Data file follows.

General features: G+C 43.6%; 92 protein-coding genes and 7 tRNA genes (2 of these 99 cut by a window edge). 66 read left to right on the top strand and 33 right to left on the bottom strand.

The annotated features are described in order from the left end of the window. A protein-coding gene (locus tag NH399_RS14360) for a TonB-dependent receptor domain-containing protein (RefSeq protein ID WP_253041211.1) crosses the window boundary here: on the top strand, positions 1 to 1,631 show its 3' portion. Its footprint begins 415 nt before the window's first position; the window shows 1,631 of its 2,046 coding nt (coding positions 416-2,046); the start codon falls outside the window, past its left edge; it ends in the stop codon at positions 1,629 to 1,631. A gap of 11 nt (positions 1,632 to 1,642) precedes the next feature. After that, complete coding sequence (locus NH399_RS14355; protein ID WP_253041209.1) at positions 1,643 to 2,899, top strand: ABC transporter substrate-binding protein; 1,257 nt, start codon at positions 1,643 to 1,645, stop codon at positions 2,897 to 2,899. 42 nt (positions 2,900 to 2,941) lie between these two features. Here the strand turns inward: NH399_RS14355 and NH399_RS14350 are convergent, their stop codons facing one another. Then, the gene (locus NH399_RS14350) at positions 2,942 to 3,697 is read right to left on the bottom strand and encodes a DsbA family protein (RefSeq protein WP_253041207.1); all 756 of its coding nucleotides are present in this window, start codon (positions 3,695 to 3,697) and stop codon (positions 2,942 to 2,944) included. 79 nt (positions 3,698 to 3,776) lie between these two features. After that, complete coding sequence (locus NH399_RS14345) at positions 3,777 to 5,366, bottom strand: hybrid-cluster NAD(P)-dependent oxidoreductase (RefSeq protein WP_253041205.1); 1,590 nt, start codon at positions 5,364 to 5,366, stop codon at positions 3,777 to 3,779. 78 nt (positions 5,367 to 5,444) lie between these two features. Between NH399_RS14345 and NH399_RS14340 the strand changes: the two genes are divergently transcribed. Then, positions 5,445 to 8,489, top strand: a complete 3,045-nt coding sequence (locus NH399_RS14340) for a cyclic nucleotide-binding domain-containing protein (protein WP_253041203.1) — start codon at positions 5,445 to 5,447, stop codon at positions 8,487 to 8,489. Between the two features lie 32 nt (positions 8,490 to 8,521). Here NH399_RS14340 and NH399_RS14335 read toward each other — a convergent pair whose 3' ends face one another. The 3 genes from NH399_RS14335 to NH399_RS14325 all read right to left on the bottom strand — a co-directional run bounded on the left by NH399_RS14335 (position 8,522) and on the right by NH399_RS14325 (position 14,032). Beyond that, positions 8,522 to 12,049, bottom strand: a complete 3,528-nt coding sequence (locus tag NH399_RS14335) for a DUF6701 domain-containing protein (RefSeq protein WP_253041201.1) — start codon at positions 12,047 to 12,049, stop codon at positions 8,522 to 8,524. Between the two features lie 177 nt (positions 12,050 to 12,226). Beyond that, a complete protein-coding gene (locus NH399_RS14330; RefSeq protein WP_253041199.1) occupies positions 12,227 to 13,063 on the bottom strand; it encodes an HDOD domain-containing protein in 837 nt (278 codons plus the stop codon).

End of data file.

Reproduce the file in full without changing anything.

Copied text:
General features: G+C 43.6%; 92 protein-coding genes and 7 tRNA genes (2 of these 99 cut by a window edge). 66 read left to right on the top strand and 33 right to left on the bottom strand.

The annotated features are described in order from the left end of the window. A protein-coding gene (locus tag NH399_RS14360) for a TonB-dependent receptor domain-containing protein (RefSeq protein ID WP_253041211.1) crosses the window boundary here: on the top strand, positions 1 to 1,631 show its 3' portion. Its footprint begins 415 nt before the window's first position; the window shows 1,631 of its 2,046 coding nt (coding positions 416-2,046); the start codon falls outside the window, past its left edge; it ends in the stop codon at positions 1,629 to 1,631. A gap of 11 nt (positions 1,632 to 1,642) precedes the next feature. After that, complete coding sequence (locus NH399_RS14355; protein ID WP_253041209.1) at positions 1,643 to 2,899, top strand: ABC transporter substrate-binding protein; 1,257 nt, start codon at positions 1,643 to 1,645, stop codon at positions 2,897 to 2,899. 42 nt (positions 2,900 to 2,941) lie between these two features. Here the strand turns inward: NH399_RS14355 and NH399_RS14350 are convergent, their stop codons facing one another. Then, the gene (locus NH399_RS14350) at positions 2,942 to 3,697 is read right to left on the bottom strand and encodes a DsbA family protein (RefSeq protein WP_253041207.1); all 756 of its coding nucleotides are present in this window, start codon (positions 3,695 to 3,697) and stop codon (positions 2,942 to 2,944) included. 79 nt (positions 3,698 to 3,776) lie between these two features. After that, complete coding sequence (locus NH399_RS14345) at positions 3,777 to 5,366, bottom strand: hybrid-cluster NAD(P)-dependent oxidoreductase (RefSeq protein WP_253041205.1); 1,590 nt, start codon at positions 5,364 to 5,366, stop codon at positions 3,777 to 3,779. 78 nt (positions 5,367 to 5,444) lie between these two features. Between NH399_RS14345 and NH399_RS14340 the strand changes: the two genes are divergently transcribed. Then, positions 5,445 to 8,489, top strand: a complete 3,045-nt coding sequence (locus NH399_RS14340) for a cyclic nucleotide-binding domain-containing protein (protein WP_253041203.1) — start codon at positions 5,445 to 5,447, stop codon at positions 8,487 to 8,489. Between the two features lie 32 nt (positions 8,490 to 8,521). Here NH399_RS14340 and NH399_RS14335 read toward each other — a convergent pair whose 3' ends face one another. The 3 genes from NH399_RS14335 to NH399_RS14325 all read right to left on the bottom strand — a co-directional run bounded on the left by NH399_RS14335 (position 8,522) and on the right by NH399_RS14325 (position 14,032). Beyond that, positions 8,522 to 12,049, bottom strand: a complete 3,528-nt coding sequence (locus tag NH399_RS14335) for a DUF6701 domain-containing protein (RefSeq protein WP_253041201.1) — start codon at positions 12,047 to 12,049, stop codon at positions 8,522 to 8,524. Between the two features lie 177 nt (positions 12,050 to 12,226). Beyond that, a complete protein-coding gene (locus NH399_RS14330; RefSeq protein WP_253041199.1) occupies positions 12,227 to 13,063 on the bottom strand; it encodes an HDOD domain-containing protein in 837 nt (278 codons plus the stop codon).